Beckham back, Clowney on field for first time at Browns camp

·5 min read

BEREA, Ohio (AP) — Jadeveon Clowney finally introduced himself to new teammates. Odell Beckham Jr. looked further along in his speedy recovery following reconstructive knee surgery. Coach Kevin Stefanski received another award for a 2020 season not to be forgotten.

And center JC Tretter, also the NFLPA president, said players have a stronger voice about their health and safety and thinks offseason training camps could be forever changed.

All of the Browns — veterans, rookies, offense, defense, the vaccinated and unvaccinated — got back to work Tuesday as the team began its three-day minicamp while moving a little closer to a season Cleveland fans can't wait to start.

It was the first time Stefanski has seen Clowney in uniform since the Browns signed the defensive end as a free agent this winter to pair with All-Pro Myles Garrett.

It was also his first on-field glimpse look of Beckham, who missed the final 10 games last season with a torn anterior cruciate ligament. He had surgery in November.

"He looked good to me,” Stefanski said on a Zoom call after practice. “He did some individual drills. He did routes on air. He’s still progressing through. I think he’s seven or eight months post-ACL surgery, and he looks a lot different than I did seven or eight months post-ACL.”

Stefanski said Beckham's status for training camp will be determined over the next few weeks, but the sight of No. 13 running and cutting was welcomed by the Browns, who managed to end their long playoff drought in 2020 and beat Pittsburgh in the wild-card round without him.

Beckham was one of a number of Cleveland players — most of them offensive — who did not participate in the recent OTAs. In April, at the urging of Tretter and the union, players from more than 20 teams said they would exercise their rights in collective bargaining and not attend the voluntary workouts, a decision that probably rankled some coaches.

But Tretter said Stefanski was understanding and handled the offseason properly, and that players across the league feel empowered.

“I think this was the first time in a long time players felt like they actually had a choice, and I think we created an environment that allowed guys to make a clear, honest decision of whether they should attend," he said.

Tretter, who is fully vaccinated, said concerns over COVID-19 spread was the impetus in taking a harder look at offseason programs. He's cited statistical data showing a 23% reduction in missed-time injuries and a 30% decrease in concussions last season when the league enacted protocols to complete the season.

Tretter said giving players the choice on how they spend their offseason is long overdue, and he's glad coaches and teams are beginning to see it that way, too.

“Players in general knew that the offseason programs were getting out of hand and the intensity was being ramped up and becoming more and more dangerous,” he said. "I think what COVID did was allow us to see and/or feel what the change would be like.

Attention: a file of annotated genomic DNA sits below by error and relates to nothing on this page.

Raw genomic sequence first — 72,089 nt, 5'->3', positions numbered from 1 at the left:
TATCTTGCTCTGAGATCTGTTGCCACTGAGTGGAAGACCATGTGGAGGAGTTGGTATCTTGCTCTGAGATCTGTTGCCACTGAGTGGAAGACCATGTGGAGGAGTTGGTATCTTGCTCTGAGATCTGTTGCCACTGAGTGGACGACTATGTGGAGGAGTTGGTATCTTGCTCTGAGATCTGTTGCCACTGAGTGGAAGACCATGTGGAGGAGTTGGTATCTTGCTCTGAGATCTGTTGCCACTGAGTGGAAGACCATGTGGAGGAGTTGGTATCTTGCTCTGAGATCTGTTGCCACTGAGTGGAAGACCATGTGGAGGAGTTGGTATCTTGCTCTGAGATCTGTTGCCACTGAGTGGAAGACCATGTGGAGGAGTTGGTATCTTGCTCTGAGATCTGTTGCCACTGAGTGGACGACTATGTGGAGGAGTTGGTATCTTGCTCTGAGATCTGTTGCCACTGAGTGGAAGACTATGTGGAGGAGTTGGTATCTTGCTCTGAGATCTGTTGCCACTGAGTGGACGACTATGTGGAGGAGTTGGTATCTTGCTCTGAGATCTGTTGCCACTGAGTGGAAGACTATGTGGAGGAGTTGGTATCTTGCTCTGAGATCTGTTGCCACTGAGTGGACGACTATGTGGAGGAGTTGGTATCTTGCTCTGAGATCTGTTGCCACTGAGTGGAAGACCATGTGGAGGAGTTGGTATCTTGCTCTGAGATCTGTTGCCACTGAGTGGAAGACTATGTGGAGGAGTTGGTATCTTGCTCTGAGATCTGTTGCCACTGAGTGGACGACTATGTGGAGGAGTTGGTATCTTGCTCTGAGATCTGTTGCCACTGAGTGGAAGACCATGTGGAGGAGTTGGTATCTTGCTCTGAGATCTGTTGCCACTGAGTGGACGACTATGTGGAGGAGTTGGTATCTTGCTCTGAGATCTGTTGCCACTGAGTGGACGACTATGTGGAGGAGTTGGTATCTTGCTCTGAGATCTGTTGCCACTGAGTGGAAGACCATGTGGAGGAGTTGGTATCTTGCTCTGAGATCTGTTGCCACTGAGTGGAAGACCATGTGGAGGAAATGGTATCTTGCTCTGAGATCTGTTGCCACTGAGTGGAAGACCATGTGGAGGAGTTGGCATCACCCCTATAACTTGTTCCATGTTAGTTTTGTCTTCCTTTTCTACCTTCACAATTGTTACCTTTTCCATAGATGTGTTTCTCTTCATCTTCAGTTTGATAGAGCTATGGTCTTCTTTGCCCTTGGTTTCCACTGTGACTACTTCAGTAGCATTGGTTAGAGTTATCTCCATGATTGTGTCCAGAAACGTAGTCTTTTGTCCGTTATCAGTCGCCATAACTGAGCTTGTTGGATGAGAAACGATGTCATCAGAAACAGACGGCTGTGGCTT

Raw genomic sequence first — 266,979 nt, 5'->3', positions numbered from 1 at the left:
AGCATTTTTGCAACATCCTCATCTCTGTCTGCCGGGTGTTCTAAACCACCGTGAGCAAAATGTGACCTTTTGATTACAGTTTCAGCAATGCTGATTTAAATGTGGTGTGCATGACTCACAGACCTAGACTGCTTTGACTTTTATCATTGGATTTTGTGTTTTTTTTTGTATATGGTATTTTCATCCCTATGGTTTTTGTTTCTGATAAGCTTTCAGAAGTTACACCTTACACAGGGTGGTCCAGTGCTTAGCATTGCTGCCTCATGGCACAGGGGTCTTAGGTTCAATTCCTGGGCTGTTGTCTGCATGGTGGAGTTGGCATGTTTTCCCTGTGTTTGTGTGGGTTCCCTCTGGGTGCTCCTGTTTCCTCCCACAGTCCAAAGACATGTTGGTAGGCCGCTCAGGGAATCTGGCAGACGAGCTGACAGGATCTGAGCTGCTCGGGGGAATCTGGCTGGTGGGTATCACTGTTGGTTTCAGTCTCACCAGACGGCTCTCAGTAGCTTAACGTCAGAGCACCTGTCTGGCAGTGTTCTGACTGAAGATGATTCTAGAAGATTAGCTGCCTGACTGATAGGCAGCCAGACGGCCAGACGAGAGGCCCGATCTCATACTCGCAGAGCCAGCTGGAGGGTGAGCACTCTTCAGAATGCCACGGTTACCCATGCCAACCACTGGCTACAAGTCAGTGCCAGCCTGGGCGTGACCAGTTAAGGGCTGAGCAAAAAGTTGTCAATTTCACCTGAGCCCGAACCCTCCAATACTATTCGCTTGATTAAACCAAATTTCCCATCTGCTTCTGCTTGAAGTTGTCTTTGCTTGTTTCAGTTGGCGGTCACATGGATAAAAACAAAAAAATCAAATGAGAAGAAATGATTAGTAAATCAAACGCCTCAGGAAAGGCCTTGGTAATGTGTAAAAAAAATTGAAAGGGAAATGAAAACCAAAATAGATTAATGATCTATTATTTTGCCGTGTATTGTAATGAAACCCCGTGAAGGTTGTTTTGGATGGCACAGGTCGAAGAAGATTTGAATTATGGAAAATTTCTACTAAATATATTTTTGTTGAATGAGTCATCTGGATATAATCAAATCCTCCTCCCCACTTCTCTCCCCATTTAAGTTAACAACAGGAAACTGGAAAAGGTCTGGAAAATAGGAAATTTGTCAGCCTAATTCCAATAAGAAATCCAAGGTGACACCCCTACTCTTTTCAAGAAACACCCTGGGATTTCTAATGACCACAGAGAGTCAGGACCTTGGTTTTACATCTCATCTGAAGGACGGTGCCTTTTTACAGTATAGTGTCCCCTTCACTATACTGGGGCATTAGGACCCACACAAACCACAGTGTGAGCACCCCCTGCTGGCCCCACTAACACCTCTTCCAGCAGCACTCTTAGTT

"The players know how their bodies feel. We are very in tune with that. When the vast majority are saying that little wear and tear that we get rid of by getting rid of the offseason that makes our bodies feel significantly better by the end of the season, that is good, and that is what we fight for.”

After players met with Stefanski, the Browns modified their OTAs, holding no on-field workouts the first week and then seven practices over the next two. Stefanski described the practices as “passing camps.”

“We know the type of guy Kevin is and this organization," said Tretter, who skipped the OTAs to work out with his fellow offensive linemen. "So we knew he wasn’t going to kill us. He was going to have a pretty good program put into place. And once we saw it, it was just each person’s decision under the CBA that they could either volunteer to go or volunteer not to go.”

Tretter said his decision was a no-brainer.

“I know if I go to OTAs at this point, there’s really only two things that can happen,” he said. “One, I’m going to have more wear and tear on my joints. That’s not great for me. And two, I have an increased likelihood of a season-ending injury by practicing."

The pace of Tuesday's workout was noticeably slower, and Stefanski said that was by design.

“I think the days of going full speed in those periods, it just does not make sense,” he said. “There is injury data to back that up, and just thinking about helmets and shoulders, the guys are not wearing shoulder pads so it is hard to protect themselves.”

NOTES: Stefanski said suspended chief of staff Callie Brownson will be back with the team by training camp. She was arrested last month on drunken driving charges. ... At the start of his Zoom call, Stefanski was presented with the coach of the year award by the Pro Football Writers of America. He credited his players. “They never blinked,” he said. “They made me look good.”

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Tom Withers, The Associated Press

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